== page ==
CS 3050, Fall 2005

(Written by Dr. Sarraille)

Please go though this quickly to make sure you understand everything and that the email program works, etc. This should put us all on the same page. Then we can move on to lab 1.

Doing The Hello World! Practice Assignment


Use this document as a tutorial to get accustomed to the class computing environment. (This is not an assignment for credit.)

Read everything in this document before you start doing the tutorial it describes.


This document may use quotes ("...") to delimit the exact characters you must type to give a particular command to the computer. Usually you are not supposed to include these quotes in what you type. In the very few cases where you are supposed to type the quotes, the directions will say so explicitly.


If you are supposed to press the Enter key after typing a command, the directions will use the word enter. For example,

Enter "vt100"

means type "vt100" (without the quotes) and then press the Enter key.

Commands typed while the editor JOVE is running are not usually completed by pressing the Enter key.

  1. Getting an Account: If you don't already have an account on the CS Dept Sun Ultra network, then get a user name and password from your instructor.

  2. Finding a Machine: Locate an available Sun Ultra computer, or personal computer you can telnet from. Your instructor and/or a lab assistant can help you.

  3. Starting to Login: Some names of the lab Sun Ultra's are: altair, arcturus, barnard, capella, castor, centauri, ceti, deneb, omicron, polaris, pollux, regulus, rigel, saiph, sirius, sol, soleil, spica, vega, and zaurak. If you are telnetting in from a computer that is not a Sun Ultra, make a random choice and log in to one of the machines named above. If you need help logging in, raise your hand or consult the appropriate section of the handout entitled Gaining Access to Workstations in the Computer Science Department Network. (This document is available in the class web space under the file name loginDirections.html .)

  4. Entering Username and Password: To login, you enter your user name and password when prompted. The password you type will not show on the screen. This is normal. It is a security feature that helps prevent others from observing your password.

  5. Declaring a Terminal Type and Waiting for Login to Complete:

    If you are telnetting, then after you successfully log in, the system may ask you about your terminal type. This means the system needs to find out what kind of terminal control codes are being used. If you are asked about this, just enter "vt100". Then wait for the shell prompt to appear.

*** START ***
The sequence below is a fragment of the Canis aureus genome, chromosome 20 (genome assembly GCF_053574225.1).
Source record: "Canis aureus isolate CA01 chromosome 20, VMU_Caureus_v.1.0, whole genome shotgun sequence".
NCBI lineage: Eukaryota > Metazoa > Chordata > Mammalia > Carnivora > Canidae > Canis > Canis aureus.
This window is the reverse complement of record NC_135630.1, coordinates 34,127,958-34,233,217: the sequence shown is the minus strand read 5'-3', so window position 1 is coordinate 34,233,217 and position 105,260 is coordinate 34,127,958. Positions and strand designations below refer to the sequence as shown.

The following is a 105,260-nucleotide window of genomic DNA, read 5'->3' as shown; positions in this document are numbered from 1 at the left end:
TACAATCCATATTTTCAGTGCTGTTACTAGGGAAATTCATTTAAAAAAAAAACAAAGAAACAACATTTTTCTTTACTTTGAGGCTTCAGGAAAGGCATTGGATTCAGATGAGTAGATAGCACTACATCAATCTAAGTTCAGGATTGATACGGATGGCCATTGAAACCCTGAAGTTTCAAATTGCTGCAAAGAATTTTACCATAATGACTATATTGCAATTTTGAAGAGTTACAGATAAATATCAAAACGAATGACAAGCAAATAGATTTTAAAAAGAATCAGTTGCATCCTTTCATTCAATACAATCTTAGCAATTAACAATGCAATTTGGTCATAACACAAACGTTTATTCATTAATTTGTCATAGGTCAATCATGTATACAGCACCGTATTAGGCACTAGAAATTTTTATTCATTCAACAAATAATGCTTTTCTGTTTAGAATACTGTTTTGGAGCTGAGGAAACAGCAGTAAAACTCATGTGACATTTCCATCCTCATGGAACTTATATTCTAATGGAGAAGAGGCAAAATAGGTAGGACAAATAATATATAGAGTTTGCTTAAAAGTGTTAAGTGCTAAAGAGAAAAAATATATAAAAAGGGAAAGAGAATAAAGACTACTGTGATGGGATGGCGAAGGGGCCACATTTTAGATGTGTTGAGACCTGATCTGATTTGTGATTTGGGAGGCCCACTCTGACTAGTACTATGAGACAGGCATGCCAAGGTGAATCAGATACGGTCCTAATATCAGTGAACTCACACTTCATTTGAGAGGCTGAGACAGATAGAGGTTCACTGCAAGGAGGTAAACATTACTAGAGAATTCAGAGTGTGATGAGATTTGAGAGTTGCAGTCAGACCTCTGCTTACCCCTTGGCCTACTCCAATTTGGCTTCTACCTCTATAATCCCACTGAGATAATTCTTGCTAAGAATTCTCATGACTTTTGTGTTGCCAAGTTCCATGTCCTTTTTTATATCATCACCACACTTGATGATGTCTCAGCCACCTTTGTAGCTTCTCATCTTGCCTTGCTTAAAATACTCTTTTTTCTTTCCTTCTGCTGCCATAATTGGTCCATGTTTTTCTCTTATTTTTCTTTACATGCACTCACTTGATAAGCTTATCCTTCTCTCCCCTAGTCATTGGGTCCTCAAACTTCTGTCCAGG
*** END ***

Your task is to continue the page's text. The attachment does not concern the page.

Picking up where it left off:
The shell prompt will probably be your user name, followed by an "@" sign, then the name of the host you are logged into, then a colon, and then a few more characters. For example, if your user name were "jdoe" and you were logged into zaurak, your shell prompt would be something like: "jdoe@zaurak:(~)". This prompt means that the Unix shell program is ready to accept a command.

    If you just sit down in front of one of the Sun Ultra's and try to login to it (it's called "logging in at a console"), you may see a panel asking about which graphical user interface (GUI) you want to use. If so, be sure that Common Desktop Environment (CDE) is selected. Then wait until the graphic "desktop" appears. Next near the bottom of the screen, move the mouse arrow into the small square that is just to the left of the square containing the question mark (?). Then move to the little triangle at the top of the square and click on it. A menu titled "Hosts" should pop up. If that doesn't happen, raise your hand to get some help. Once you have the menu, click on "Console." The menu will retract, and a new window will appear with a shell prompt as described above.

  6. Changing Your Password: Optional step: At this time, you can change your password. You just click somewhere in the middle of the window containing the shell prompt and then enter "nispasswd" After that, follow the directions on the screen.

    Before you enter the command, you must first think of a good password. Check out this advice on choosing a password.

  7. Starting the Editor and Entering Text: Enter "jove p1.cpp". This starts up a text editor called JOVE, working with a file buffer called p1.cpp.

    JOVE is a lot like some PC applications you may be familiar with: Notepad, TextEdit, or SimpleText.

    Unless the file already exists, the screen goes blank, except for some documentation lines at the bottom. JOVE is running. Type the following text. It is a very simple C++ source program. If there is already text on the screen, erase it and type the text below.

    #include <iostream>

    using namespace std;

    int main (void)
    cout << "Hello World!" << endl ;
    return 0 ;
  8. Saving and Exiting: Now figure out how to use the keyboard to do this JOVE command:

    C-x C-\

    What I mean by the command above is "while holding down the ctrl-key with one hand, with the other hand press the x-key, release the x-key, press the \-key, and release the \-key. Finally release the ctrl-key." Consult JOVE -- a quick reference guide for more information about JOVE commands:

    If you haven't done it already go ahead now and do a C-x C-\ command in the window where JOVE is running.

    The C-x C-\ command causes a copy of the program you typed to be saved. It is saved as a file named p1.cpp, because of the name you typed in step 7.